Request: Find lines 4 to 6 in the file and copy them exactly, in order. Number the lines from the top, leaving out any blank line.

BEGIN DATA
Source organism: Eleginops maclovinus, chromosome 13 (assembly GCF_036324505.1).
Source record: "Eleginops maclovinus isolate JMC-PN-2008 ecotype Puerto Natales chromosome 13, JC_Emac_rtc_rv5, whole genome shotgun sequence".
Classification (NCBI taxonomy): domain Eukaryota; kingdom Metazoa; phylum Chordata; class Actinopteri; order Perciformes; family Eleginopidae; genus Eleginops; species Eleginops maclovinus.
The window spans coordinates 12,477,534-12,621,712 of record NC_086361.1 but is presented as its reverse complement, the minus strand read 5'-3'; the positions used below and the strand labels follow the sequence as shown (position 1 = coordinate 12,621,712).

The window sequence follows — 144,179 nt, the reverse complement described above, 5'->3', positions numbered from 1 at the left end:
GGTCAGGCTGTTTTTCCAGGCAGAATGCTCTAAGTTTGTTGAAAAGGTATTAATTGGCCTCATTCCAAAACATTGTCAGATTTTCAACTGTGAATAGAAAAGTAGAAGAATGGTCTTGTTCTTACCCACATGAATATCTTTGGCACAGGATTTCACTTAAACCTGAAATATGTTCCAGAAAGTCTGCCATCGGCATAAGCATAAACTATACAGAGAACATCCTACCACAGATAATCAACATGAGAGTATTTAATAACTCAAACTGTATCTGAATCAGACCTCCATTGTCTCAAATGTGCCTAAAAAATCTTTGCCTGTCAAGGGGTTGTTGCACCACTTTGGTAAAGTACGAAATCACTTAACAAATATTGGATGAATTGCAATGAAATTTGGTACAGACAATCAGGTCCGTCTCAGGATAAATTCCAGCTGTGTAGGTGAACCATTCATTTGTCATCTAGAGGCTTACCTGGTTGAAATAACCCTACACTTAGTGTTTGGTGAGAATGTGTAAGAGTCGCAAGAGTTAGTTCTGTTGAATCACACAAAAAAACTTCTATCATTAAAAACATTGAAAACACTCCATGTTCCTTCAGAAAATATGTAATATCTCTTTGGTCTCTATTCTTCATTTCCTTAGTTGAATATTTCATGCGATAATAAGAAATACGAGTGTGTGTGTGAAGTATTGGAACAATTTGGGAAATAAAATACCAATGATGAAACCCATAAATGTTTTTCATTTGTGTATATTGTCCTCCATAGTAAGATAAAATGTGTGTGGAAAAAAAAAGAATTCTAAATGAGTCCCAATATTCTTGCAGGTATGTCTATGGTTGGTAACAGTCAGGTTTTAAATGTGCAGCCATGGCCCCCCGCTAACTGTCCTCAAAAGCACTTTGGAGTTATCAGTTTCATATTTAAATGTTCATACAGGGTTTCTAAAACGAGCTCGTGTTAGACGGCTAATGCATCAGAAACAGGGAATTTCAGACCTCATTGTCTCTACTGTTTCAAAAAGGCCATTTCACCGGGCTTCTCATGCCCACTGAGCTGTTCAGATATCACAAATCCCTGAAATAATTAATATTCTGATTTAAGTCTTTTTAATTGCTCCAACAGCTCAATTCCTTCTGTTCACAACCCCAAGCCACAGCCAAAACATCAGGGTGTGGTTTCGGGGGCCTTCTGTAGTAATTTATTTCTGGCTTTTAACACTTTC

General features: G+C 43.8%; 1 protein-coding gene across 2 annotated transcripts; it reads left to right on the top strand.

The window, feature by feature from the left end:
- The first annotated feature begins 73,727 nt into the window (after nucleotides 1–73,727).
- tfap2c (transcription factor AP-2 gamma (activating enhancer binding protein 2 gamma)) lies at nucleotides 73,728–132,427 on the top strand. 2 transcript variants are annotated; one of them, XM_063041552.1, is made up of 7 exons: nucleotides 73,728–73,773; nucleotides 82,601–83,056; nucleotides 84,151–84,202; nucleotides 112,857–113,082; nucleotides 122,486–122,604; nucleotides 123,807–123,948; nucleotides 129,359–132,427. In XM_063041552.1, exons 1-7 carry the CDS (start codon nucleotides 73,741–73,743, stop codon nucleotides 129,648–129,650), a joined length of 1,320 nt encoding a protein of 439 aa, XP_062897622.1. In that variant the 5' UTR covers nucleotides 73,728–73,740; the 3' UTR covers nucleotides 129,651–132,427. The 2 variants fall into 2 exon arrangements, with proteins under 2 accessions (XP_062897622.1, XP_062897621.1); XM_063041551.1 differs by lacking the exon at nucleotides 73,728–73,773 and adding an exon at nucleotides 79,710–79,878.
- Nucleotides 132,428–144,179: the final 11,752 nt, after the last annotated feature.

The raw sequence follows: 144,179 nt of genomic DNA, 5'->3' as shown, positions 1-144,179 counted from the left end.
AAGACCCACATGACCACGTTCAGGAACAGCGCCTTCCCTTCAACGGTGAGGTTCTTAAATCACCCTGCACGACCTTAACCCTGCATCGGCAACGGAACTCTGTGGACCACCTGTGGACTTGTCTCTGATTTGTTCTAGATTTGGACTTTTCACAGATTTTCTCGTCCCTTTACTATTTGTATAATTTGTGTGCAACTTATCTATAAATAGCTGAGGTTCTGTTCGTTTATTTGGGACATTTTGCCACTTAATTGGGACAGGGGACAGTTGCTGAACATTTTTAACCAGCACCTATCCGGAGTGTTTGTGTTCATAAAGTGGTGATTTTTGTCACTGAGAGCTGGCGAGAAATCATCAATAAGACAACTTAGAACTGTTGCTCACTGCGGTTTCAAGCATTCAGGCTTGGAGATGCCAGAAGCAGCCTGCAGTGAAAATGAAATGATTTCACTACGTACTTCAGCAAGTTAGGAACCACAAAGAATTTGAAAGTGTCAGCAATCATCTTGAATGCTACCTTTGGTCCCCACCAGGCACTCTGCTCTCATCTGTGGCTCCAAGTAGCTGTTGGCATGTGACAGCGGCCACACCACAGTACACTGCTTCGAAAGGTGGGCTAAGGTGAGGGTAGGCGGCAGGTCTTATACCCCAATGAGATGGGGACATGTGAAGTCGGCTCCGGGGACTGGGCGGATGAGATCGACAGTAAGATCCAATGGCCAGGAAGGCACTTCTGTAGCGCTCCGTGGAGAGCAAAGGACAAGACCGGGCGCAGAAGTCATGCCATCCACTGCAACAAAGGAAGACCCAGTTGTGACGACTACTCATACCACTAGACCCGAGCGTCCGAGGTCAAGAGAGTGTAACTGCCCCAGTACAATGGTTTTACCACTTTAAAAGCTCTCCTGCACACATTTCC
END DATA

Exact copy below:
The window spans coordinates 12,477,534-12,621,712 of record NC_086361.1 but is presented as its reverse complement, the minus strand read 5'-3'; the positions used below and the strand labels follow the sequence as shown (position 1 = coordinate 12,621,712).

The window sequence follows — 144,179 nt, the reverse complement described above, 5'->3', positions numbered from 1 at the left end:
GGTCAGGCTGTTTTTCCAGGCAGAATGCTCTAAGTTTGTTGAAAAGGTATTAATTGGCCTCATTCCAAAACATTGTCAGATTTTCAACTGTGAATAGAAAAGTAGAAGAATGGTCTTGTTCTTACCCACATGAATATCTTTGGCACAGGATTTCACTTAAACCTGAAATATGTTCCAGAAAGTCTGCCATCGGCATAAGCATAAACTATACAGAGAACATCCTACCACAGATAATCAACATGAGAGTATTTAATAACTCAAACTGTATCTGAATCAGACCTCCATTGTCTCAAATGTGCCTAAAAAATCTTTGCCTGTCAAGGGGTTGTTGCACCACTTTGGTAAAGTACGAAATCACTTAACAAATATTGGATGAATTGCAATGAAATTTGGTACAGACAATCAGGTCCGTCTCAGGATAAATTCCAGCTGTGTAGGTGAACCATTCATTTGTCATCTAGAGGCTTACCTGGTTGAAATAACCCTACACTTAGTGTTTGGTGAGAATGTGTAAGAGTCGCAAGAGTTAGTTCTGTTGAATCACACAAAAAAACTTCTATCATTAAAAACATTGAAAACACTCCATGTTCCTTCAGAAAATATGTAATATCTCTTTGGTCTCTATTCTTCATTTCCTTAGTTGAATATTTCATGCGATAATAAGAAATACGAGTGTGTGTGTGAAGTATTGGAACAATTTGGGAAATAAAATACCAATGATGAAACCCATAAATGTTTTTCATTTGTGTATATTGTCCTCCATAGTAAGATAAAATGTGTGTGGAAAAAAAAAGAATTCTAAATGAGTCCCAATATTCTTGCAGGTATGTCTATGGTTGGTAACAGTCAGGTTTTAAATGTGCAGCCATGGCCCCCCGCTAACTGTCCTCAAAAGCACTTTGGAGTTATCAGTTTCATATTTAAATGTTCATACAGGGTTTCTAAAACGAGCTCGTGTTAGACGGCTAATGCATCAGAAACAGGGAATTTCAGACCTCATTGTCTCTACTGTTTCAAAAAGGCCATTTCACCGGGCTTCTCATGCCCACTGAGCTGTTCAGATATCACAAATCCCTGAAATAATTAATATTCTGATTTAAGTCTTTTTAATTGCTCCAACAGCTCAATTCCTTCTGTTCACAACCCCAAGCCACAGCCAAAACATCAGGGTGTGGTTTCGGGGGCCTTCTGTAGTAATTTATTTCTGGCTTTTAACACTTTC